Our acceptance by God is based entirely upon FAITH (Eph 2:8-9); and even though this acceptance (our forgiveness & reconciliation) back into God’s family is “not of ourselves” (it’s a gift from God & not by works of anything we can do to earn it), nevertheless FAITH, by its very definition (Heb 11:1), requires action based upon our obedience to Gods Word.
“Now the just shall live by faith: but if any man draw back, my soul shall have no pleasure in him.”
“Without faith it is impossible to please God: for he that comes to God must believe that He is, and that He is a rewarder of them that diligently seek Him.”
Faith is the medium of exchange between heaven and earth (the means by which we may appropriate heaven’s resources); and by its very nature, it requires our casting our very lives, our bodies and the entirety of our life circumstances upon the reliability and trustworthiness of both God and His Word.
“Trust in the LORD with all your heart; and lean NOT unto your own understanding.”
So based upon these scriptures, our acceptance by God and our appropriation of heaven’s resources have NOTHING to do with our righteous acts, nor our performance of anything we can do to earn it; but rather it’s ALL based entirely upon our resting in ALL that Christ accomplish for us on Calvary’s cross.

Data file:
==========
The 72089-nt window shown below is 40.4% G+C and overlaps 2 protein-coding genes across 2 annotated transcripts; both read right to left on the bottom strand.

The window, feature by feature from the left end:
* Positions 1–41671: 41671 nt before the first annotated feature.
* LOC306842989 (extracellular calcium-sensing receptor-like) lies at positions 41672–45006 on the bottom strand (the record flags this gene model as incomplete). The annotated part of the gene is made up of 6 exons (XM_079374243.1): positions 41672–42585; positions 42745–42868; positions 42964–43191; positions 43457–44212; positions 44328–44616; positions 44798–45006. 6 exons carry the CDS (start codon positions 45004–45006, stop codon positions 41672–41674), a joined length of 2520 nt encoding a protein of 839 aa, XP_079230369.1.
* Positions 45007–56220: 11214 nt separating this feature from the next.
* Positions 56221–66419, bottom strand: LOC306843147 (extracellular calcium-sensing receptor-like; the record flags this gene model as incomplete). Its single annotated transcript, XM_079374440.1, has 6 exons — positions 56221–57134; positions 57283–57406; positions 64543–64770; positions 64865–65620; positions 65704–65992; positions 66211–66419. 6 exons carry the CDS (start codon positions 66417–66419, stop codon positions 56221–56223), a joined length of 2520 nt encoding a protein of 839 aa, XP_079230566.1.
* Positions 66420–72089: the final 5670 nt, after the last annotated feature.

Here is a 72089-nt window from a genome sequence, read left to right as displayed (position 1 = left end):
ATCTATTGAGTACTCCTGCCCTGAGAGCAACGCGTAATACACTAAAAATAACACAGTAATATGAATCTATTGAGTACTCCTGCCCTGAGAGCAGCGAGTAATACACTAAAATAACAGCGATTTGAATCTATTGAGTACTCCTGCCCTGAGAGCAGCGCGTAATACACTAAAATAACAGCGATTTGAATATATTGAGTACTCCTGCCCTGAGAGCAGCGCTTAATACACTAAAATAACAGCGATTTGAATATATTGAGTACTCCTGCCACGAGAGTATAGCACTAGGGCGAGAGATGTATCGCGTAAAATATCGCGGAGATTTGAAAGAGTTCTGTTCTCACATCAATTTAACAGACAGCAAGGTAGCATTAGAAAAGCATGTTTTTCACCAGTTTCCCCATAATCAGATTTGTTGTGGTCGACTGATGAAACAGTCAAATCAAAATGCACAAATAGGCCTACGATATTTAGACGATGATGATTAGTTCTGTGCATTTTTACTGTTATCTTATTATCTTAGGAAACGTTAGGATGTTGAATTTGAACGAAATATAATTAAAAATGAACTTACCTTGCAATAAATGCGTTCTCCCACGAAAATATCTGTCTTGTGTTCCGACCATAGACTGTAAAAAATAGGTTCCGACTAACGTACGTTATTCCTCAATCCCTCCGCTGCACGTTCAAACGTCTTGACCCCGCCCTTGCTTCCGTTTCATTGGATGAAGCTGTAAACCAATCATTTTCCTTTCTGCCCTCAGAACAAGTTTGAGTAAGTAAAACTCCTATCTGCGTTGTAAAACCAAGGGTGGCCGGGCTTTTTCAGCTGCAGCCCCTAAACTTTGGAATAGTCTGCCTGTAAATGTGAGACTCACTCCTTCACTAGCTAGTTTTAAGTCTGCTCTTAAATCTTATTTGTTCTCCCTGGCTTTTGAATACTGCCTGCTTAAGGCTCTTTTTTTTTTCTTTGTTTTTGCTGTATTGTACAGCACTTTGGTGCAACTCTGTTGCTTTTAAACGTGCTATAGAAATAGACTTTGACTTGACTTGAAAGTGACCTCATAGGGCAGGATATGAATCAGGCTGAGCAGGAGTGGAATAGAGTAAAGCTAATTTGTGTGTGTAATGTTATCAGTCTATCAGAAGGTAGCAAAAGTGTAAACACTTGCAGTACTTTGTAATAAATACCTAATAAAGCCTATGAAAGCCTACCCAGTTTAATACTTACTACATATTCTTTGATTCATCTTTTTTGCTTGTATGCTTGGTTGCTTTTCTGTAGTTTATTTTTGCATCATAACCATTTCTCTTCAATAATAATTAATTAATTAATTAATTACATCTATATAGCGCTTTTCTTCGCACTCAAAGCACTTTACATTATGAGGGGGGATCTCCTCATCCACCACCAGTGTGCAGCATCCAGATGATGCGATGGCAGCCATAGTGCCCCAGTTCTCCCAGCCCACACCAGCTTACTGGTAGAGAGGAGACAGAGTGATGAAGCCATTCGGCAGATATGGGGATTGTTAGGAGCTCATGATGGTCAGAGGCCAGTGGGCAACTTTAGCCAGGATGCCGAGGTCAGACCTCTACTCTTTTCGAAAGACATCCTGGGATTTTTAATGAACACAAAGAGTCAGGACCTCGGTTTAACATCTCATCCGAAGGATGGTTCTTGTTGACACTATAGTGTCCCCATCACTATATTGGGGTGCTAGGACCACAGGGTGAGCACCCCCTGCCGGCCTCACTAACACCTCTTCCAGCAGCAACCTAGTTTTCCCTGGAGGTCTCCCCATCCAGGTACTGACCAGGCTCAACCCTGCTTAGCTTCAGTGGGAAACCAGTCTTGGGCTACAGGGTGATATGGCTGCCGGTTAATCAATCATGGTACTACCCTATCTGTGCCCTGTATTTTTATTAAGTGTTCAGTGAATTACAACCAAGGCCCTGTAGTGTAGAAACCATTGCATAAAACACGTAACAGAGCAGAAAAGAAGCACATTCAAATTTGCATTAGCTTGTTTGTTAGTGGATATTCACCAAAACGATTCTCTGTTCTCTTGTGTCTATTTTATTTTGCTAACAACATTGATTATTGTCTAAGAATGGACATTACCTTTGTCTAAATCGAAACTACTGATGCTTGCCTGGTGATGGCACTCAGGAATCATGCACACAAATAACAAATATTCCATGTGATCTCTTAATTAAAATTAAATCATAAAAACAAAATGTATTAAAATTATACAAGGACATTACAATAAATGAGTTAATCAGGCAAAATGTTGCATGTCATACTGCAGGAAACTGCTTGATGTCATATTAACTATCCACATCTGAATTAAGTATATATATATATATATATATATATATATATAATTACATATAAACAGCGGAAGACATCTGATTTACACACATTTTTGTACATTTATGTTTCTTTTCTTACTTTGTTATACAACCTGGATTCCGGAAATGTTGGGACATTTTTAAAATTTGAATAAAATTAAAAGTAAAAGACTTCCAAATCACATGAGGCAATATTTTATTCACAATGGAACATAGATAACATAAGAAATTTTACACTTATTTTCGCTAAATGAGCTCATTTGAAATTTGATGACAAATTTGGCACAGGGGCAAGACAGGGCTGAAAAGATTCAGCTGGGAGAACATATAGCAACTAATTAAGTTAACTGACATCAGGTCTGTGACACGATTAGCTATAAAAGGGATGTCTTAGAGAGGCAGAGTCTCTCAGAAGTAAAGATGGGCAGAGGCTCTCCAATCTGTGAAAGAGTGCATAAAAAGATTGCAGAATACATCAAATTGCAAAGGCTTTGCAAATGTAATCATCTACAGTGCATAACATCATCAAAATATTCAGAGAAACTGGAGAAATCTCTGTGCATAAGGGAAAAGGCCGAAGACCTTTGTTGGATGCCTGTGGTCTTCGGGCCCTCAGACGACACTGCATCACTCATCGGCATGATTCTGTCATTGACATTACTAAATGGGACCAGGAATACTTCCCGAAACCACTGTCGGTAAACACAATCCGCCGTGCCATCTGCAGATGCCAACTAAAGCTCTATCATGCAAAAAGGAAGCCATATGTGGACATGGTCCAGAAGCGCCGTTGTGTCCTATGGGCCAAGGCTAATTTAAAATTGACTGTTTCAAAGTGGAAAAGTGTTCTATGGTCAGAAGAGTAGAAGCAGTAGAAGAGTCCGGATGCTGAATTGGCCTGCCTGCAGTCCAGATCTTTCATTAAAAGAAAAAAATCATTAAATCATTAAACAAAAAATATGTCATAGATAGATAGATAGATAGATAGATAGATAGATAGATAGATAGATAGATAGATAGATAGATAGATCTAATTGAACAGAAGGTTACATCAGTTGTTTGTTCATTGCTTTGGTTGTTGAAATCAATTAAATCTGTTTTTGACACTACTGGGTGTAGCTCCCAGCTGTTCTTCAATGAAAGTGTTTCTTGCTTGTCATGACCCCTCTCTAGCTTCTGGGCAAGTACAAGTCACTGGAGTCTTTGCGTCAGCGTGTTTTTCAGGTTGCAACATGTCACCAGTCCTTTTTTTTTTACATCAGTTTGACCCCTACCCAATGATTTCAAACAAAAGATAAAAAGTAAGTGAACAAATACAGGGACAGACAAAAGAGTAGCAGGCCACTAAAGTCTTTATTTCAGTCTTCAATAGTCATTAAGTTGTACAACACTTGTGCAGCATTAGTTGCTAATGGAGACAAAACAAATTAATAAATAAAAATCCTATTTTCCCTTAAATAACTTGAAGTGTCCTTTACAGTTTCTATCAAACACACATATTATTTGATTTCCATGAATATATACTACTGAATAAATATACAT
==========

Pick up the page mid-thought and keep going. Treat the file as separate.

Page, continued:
Hebrew for Christians
“And he believed the LORD, and he counted it to him as righteousness” (Gen. 15:6).
Here note the distinction between the promise of God and the commandments of God.
The promise of God is rooted in God’s heart – his desire and will, his character and passion – but the commandments of God are rooted in man’s heart, in his desire and will to obey (or not).
Receiving God’s love is not based on imperative and the language of conditional acceptance, but is based on the promise of love and grace.
The “work of faith” (מַעֲשֶׂה הָאֱמוּנָה) is to believe that God accepts you despite your unacceptability, and that you are esteemed righteous for believing the truth of God’s heart.
Faith justifies the ungodly because faith accepts the promise, just as Abraham was justified because he trusted in the promise of the seed to come.
Therefore, as Rabbi Paul taught, we maintain that a person is justified apart from the law (Rom. 3:28), which is to affirm that eternal life is found exclusively in the grace and promises of God.
This is the Torah of “faith, hope, and love,” and it is a lifelong discipline to know it in the truth.
“Blessed are those who hunger and thirst for God’s righteousness, for they shall be satisfied” (Matt. 5:6).
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